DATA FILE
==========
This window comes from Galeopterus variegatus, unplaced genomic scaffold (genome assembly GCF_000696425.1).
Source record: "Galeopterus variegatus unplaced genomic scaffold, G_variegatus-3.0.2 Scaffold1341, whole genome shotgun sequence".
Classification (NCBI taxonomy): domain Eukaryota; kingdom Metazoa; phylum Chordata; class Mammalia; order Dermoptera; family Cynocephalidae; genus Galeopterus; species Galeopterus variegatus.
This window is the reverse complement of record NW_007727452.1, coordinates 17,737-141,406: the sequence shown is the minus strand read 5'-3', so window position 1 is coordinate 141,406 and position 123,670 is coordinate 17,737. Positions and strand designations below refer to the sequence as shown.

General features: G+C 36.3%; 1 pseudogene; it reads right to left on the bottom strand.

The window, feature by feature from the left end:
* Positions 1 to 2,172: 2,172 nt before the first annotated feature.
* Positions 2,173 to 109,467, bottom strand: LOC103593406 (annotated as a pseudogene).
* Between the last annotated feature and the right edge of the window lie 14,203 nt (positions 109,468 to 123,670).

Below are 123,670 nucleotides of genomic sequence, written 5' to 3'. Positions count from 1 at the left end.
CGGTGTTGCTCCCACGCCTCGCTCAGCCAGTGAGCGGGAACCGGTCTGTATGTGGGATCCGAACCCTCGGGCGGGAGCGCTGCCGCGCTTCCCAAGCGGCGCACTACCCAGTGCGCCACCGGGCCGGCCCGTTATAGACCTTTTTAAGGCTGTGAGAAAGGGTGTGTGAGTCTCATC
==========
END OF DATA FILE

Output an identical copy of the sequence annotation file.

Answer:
This window comes from Galeopterus variegatus, unplaced genomic scaffold (genome assembly GCF_000696425.1).
Source record: "Galeopterus variegatus unplaced genomic scaffold, G_variegatus-3.0.2 Scaffold1341, whole genome shotgun sequence".
Classification (NCBI taxonomy): domain Eukaryota; kingdom Metazoa; phylum Chordata; class Mammalia; order Dermoptera; family Cynocephalidae; genus Galeopterus; species Galeopterus variegatus.
This window is the reverse complement of record NW_007727452.1, coordinates 17,737-141,406: the sequence shown is the minus strand read 5'-3', so window position 1 is coordinate 141,406 and position 123,670 is coordinate 17,737. Positions and strand designations below refer to the sequence as shown.

General features: G+C 36.3%; 1 pseudogene; it reads right to left on the bottom strand.

The window, feature by feature from the left end:
* Positions 1 to 2,172: 2,172 nt before the first annotated feature.
* Positions 2,173 to 109,467, bottom strand: LOC103593406 (annotated as a pseudogene).
* Between the last annotated feature and the right edge of the window lie 14,203 nt (positions 109,468 to 123,670).

Below are 123,670 nucleotides of genomic sequence, written 5' to 3'. Positions count from 1 at the left end.
CGGTGTTGCTCCCACGCCTCGCTCAGCCAGTGAGCGGGAACCGGTCTGTATGTGGGATCCGAACCCTCGGGCGGGAGCGCTGCCGCGCTTCCCAAGCGGCGCACTACCCAGTGCGCCACCGGGCCGGCCCGTTATAGACCTTTTTAAGGCTGTGAGAAAGGGTGTGTGAGTCTCATC